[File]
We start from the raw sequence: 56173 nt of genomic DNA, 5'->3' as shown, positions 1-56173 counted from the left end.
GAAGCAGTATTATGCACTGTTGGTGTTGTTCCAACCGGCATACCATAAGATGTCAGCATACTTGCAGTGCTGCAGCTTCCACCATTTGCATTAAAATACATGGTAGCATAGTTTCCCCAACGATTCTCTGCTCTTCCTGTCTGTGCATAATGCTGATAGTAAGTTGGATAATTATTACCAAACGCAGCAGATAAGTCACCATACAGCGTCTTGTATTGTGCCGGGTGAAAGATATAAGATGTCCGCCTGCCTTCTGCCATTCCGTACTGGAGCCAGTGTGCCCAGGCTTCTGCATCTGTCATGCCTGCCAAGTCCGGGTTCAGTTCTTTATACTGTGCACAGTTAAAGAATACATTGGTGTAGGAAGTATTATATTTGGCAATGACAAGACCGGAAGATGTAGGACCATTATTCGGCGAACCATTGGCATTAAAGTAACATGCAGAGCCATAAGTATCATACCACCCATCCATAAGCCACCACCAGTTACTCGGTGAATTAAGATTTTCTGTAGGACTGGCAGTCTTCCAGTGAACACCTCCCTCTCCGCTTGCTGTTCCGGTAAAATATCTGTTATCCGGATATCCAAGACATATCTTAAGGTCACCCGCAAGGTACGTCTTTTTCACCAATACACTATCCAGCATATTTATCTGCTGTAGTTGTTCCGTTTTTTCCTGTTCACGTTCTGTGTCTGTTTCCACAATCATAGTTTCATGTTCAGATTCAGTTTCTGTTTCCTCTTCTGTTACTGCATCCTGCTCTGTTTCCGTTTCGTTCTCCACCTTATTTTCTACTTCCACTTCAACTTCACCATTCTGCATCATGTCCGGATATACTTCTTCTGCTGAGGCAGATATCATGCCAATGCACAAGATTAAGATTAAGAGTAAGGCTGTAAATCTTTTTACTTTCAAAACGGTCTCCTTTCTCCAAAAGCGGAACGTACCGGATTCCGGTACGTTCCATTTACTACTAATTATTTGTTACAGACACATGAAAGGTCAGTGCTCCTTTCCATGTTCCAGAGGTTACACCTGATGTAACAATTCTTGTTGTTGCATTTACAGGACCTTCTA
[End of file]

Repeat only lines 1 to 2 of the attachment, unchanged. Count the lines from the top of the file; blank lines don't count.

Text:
We start from the raw sequence: 56173 nt of genomic DNA, 5'->3' as shown, positions 1-56173 counted from the left end.
GAAGCAGTATTATGCACTGTTGGTGTTGTTCCAACCGGCATACCATAAGATGTCAGCATACTTGCAGTGCTGCAGCTTCCACCATTTGCATTAAAATACATGGTAGCATAGTTTCCCCAACGATTCTCTGCTCTTCCTGTCTGTGCATAATGCTGATAGTAAGTTGGATAATTATTACCAAACGCAGCAGATAAGTCACCATACAGCGTCTTGTATTGTGCCGGGTGAAAGATATAAGATGTCCGCCTGCCTTCTGCCATTCCGTACTGGAGCCAGTGTGCCCAGGCTTCTGCATCTGTCATGCCTGCCAAGTCCGGGTTCAGTTCTTTATACTGTGCACAGTTAAAGAATACATTGGTGTAGGAAGTATTATATTTGGCAATGACAAGACCGGAAGATGTAGGACCATTATTCGGCGAACCATTGGCATTAAAGTAACATGCAGAGCCATAAGTATCATACCACCCATCCATAAGCCACCACCAGTTACTCGGTGAATTAAGATTTTCTGTAGGACTGGCAGTCTTCCAGTGAACACCTCCCTCTCCGCTTGCTGTTCCGGTAAAATATCTGTTATCCGGATATCCAAGACATATCTTAAGGTCACCCGCAAGGTACGTCTTTTTCACCAATACACTATCCAGCATATTTATCTGCTGTAGTTGTTCCGTTTTTTCCTGTTCACGTTCTGTGTCTGTTTCCACAATCATAGTTTCATGTTCAGATTCAGTTTCTGTTTCCTCTTCTGTTACTGCATCCTGCTCTGTTTCCGTTTCGTTCTCCACCTTATTTTCTACTTCCACTTCAACTTCACCATTCTGCATCATGTCCGGATATACTTCTTCTGCTGAGGCAGATATCATGCCAATGCACAAGATTAAGATTAAGAGTAAGGCTGTAAATCTTTTTACTTTCAAAACGGTCTCCTTTCTCCAAAAGCGGAACGTACCGGATTCCGGTACGTTCCATTTACTACTAATTATTTGTTACAGACACATGAAAGGTCAGTGCTCCTTTCCATGTTCCAGAGGTTACACCTGATGTAACAATTCTTGTTGTTGCATTTACAGGACCTTCTA